The Express Tribune, August 12th, 2016.

Peer Muhammad

ISLAMABADExperts are currently debating whether introduction of genetically modified crops (GMCs) would help fulfil nutritional requirements and improve agricultural productivity – or carry with it unwarranted adverse consequences if GMCs are introduced without following standard safety measures.

The views were expressed during a brainstorming session on commercialisation of GMCs in Pakistan, organised by the Ministry of National Food Security and Research at the Pakistan Agriculture Research Centre (Parc).

Dr Muhammad Fahim, a biotechnology expert and professor of Peshawar, warned that among many health implications, there would be adverse effects of GMCs on agriculture exports to European countries if these are adopted without required capacity and safety measures.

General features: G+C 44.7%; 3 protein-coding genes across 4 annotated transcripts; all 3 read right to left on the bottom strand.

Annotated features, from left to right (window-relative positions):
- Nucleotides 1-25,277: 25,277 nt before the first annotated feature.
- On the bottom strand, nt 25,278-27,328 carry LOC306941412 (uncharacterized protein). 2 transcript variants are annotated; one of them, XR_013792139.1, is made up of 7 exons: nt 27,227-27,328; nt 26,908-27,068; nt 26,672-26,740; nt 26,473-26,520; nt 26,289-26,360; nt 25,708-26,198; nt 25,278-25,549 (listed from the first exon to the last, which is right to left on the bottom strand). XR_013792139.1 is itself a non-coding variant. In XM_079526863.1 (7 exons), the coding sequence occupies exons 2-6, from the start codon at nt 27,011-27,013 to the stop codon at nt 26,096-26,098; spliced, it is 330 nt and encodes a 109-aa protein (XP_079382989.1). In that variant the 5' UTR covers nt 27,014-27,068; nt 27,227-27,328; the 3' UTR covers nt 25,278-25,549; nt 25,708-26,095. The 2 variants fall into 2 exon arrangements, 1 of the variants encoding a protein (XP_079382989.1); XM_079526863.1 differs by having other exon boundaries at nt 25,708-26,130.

“These countries are concerned in the matter and you may lose a good export market,” he maintained. He added that the adaptation of GMCs was not harmful per se, but the lack of expertise on Pakistan’s part to deal with GM technology was a cause for concern.

Meanwhile, former Parc chairman and pro-genetically modified organisms (GMOs) scientist Kauser Abdullah said that the GMO can increase the productivity of famers and it could build tolerance to biotic stress. He added that GMOs will help reduce cost of production and increase productivity. He further said that it will also increase nutritional content in addition to increase the productivity of meat and milk.

The ministry of climate change has given the green light to two multinational companies – Monsanto and DuPont/Pioneer – for commercialisation of the GM corns, which triggered widespread criticism and concerns from the farmer community and experts.


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